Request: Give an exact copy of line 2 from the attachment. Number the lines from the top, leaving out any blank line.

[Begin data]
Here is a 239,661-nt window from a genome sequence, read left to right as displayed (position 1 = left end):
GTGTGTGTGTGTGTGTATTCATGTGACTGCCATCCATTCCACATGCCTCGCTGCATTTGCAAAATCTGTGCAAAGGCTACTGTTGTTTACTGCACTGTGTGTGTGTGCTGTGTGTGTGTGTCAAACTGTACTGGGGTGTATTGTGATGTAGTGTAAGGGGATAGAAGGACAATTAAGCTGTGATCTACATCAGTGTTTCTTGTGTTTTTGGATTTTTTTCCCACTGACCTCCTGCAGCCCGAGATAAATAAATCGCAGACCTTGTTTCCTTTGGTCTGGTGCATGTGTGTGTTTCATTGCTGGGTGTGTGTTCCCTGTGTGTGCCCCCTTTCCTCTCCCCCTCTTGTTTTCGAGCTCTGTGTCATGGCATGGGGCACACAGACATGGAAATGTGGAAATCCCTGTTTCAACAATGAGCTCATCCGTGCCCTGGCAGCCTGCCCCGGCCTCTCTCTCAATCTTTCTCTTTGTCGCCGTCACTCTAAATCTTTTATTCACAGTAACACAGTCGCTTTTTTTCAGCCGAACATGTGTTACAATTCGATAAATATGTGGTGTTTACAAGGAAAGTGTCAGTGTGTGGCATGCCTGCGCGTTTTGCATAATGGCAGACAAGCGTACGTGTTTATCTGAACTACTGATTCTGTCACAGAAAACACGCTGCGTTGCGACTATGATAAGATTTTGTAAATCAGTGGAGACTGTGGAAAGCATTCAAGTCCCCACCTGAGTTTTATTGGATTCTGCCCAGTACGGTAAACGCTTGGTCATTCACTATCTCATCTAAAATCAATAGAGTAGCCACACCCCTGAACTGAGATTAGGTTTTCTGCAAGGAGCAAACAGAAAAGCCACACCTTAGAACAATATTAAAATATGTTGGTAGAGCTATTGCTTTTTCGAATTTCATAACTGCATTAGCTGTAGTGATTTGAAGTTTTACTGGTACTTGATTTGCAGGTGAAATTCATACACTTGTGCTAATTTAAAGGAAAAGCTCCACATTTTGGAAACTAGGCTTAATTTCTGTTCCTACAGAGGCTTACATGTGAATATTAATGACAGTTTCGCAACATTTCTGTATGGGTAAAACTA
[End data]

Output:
GTGTGTGTGTGTGTGTATTCATGTGACTGCCATCCATTCCACATGCCTCGCTGCATTTGCAAAATCTGTGCAAAGGCTACTGTTGTTTACTGCACTGTGTGTGTGTGCTGTGTGTGTGTGTCAAACTGTACTGGGGTGTATTGTGATGTAGTGTAAGGGGATAGAAGGACAATTAAGCTGTGATCTACATCAGTGTTTCTTGTGTTTTTGGATTTTTTTCCCACTGACCTCCTGCAGCCCGAGATAAATAAATCGCAGACCTTGTTTCCTTTGGTCTGGTGCATGTGTGTGTTTCATTGCTGGGTGTGTGTTCCCTGTGTGTGCCCCCTTTCCTCTCCCCCTCTTGTTTTCGAGCTCTGTGTCATGGCATGGGGCACACAGACATGGAAATGTGGAAATCCCTGTTTCAACAATGAGCTCATCCGTGCCCTGGCAGCCTGCCCCGGCCTCTCTCTCAATCTTTCTCTTTGTCGCCGTCACTCTAAATCTTTTATTCACAGTAACACAGTCGCTTTTTTTCAGCCGAACATGTGTTACAATTCGATAAATATGTGGTGTTTACAAGGAAAGTGTCAGTGTGTGGCATGCCTGCGCGTTTTGCATAATGGCAGACAAGCGTACGTGTTTATCTGAACTACTGATTCTGTCACAGAAAACACGCTGCGTTGCGACTATGATAAGATTTTGTAAATCAGTGGAGACTGTGGAAAGCATTCAAGTCCCCACCTGAGTTTTATTGGATTCTGCCCAGTACGGTAAACGCTTGGTCATTCACTATCTCATCTAAAATCAATAGAGTAGCCACACCCCTGAACTGAGATTAGGTTTTCTGCAAGGAGCAAACAGAAAAGCCACACCTTAGAACAATATTAAAATATGTTGGTAGAGCTATTGCTTTTTCGAATTTCATAACTGCATTAGCTGTAGTGATTTGAAGTTTTACTGGTACTTGATTTGCAGGTGAAATTCATACACTTGTGCTAATTTAAAGGAAAAGCTCCACATTTTGGAAACTAGGCTTAATTTCTGTTCCTACAGAGGCTTACATGTGAATATTAATGACAGTTTCGCAACATTTCTGTATGGGTAAAACTA